Drawing from her work as part of the Karrabing Film Collective, Elizabeth A. Povinelli’s essay “In Some Places the Not-Yet Has Long Been Already” (which first appeared in Toward the Not Yet: Art as Public Practice, published by BAK and MIT Press, 2021) contrasts the temporal orientation of late settler liberalism—which is troubled by the coming catastrophes of climate collapse—with the ancestral catastrophes of coloniality and enslavement, which are both past and present. These ancestral catastrophes, she writes, “keep arriving out of the ground that colonialism and racism tilled, rather than emerging over the horizon of liberal progress.”
anthropologist and filmmaker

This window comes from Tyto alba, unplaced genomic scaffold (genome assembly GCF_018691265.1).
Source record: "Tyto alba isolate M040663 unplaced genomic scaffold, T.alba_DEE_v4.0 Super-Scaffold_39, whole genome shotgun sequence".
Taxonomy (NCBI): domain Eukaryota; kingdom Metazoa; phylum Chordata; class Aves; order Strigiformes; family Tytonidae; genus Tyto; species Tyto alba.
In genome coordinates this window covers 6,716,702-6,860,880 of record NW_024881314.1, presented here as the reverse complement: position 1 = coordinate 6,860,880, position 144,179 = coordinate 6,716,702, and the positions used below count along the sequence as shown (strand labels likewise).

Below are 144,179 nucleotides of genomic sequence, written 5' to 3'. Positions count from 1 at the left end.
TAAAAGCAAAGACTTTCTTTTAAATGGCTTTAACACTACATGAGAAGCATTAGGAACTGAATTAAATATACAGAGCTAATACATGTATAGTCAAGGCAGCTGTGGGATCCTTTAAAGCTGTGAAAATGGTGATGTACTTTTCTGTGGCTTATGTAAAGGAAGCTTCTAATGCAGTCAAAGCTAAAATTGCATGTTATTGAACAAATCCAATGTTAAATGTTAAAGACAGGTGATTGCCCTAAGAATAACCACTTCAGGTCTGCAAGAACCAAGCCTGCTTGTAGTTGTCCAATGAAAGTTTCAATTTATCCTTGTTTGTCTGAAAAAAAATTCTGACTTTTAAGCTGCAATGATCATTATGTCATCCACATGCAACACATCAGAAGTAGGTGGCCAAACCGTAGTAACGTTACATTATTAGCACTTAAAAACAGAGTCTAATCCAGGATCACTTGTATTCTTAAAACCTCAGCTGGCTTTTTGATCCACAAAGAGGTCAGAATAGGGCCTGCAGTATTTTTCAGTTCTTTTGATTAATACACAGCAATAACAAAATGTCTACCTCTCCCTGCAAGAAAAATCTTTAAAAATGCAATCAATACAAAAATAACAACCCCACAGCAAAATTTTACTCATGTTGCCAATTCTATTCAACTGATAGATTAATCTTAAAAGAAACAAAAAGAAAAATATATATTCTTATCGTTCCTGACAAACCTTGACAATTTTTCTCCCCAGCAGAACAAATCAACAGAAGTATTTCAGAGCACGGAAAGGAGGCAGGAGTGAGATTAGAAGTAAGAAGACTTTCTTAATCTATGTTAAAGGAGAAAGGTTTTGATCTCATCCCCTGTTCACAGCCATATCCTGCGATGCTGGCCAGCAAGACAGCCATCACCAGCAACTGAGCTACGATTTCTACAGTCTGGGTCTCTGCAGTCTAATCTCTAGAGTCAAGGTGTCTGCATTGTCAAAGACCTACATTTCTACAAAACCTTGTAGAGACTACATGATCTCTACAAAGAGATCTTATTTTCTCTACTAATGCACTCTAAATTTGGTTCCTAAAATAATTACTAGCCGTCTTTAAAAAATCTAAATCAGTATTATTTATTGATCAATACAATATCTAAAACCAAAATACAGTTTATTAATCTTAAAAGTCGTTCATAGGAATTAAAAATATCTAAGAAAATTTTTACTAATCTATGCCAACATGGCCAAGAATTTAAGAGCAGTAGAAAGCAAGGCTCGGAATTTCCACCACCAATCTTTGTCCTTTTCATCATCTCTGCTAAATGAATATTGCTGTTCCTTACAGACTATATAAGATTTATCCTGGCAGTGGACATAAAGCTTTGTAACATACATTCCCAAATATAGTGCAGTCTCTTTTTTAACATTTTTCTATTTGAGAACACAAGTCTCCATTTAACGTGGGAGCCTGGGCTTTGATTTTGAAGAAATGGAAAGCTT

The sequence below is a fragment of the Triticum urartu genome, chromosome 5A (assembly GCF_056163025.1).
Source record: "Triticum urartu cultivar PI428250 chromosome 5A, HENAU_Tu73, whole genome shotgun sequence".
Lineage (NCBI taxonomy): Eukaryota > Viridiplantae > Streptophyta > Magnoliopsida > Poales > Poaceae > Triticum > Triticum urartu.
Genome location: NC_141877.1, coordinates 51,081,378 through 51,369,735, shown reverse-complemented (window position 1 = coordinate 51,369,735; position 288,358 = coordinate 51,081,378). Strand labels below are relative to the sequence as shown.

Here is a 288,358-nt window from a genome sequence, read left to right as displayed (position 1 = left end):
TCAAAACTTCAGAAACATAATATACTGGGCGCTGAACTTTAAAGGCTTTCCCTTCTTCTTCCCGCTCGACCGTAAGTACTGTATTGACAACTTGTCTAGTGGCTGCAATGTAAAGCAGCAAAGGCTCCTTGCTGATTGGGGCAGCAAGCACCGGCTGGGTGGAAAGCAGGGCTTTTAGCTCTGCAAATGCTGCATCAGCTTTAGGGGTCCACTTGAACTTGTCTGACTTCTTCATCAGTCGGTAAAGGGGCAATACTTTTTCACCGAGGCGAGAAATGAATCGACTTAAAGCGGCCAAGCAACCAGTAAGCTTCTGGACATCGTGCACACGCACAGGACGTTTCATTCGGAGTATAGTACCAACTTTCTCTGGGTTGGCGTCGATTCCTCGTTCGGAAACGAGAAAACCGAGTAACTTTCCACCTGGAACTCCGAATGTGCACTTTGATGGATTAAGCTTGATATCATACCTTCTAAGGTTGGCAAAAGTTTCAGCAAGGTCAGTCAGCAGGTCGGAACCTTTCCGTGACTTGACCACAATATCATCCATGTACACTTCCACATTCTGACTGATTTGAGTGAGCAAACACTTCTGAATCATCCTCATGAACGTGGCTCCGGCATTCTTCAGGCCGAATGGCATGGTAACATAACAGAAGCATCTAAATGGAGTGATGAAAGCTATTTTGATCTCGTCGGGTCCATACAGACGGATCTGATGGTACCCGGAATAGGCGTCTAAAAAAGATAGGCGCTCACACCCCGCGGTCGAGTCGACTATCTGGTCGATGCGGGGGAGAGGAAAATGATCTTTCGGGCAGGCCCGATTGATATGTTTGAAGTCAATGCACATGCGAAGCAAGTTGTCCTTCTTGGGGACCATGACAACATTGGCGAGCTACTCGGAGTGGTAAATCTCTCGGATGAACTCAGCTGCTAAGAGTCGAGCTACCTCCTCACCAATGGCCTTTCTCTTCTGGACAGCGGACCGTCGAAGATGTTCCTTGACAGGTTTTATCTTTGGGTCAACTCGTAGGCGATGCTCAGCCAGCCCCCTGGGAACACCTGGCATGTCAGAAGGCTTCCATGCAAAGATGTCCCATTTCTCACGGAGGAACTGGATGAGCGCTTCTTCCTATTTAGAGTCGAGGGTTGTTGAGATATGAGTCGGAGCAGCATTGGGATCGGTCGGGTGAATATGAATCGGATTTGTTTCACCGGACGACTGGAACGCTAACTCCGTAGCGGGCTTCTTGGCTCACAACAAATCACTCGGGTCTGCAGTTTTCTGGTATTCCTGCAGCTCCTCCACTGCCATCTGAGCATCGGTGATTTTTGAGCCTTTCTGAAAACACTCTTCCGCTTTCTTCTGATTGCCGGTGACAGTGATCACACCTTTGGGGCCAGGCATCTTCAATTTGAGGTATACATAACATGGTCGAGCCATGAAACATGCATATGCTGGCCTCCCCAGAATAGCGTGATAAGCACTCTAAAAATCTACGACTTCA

Elizabeth A. Povinelli is an anthropologist and filmmaker. She is a professor of anthropology at Columbia University, New York; corresponding fellow of the Australian Academy of the Humanities; Canberra; and one of the founding members of Karrabing Film Collective. Povinelli’s writing has focused on developing a critical theory of late liberalism that supports an anthropology of the otherwise. Recent publications include The Inheritance (2021); and Geontologies: A Requiem to Late Liberalism (2016). Her work Geontologies: A Requiem to Late Liberalism was the recipient of the Lionel Trilling Book Award (2017). Povinelli lives and works in New York.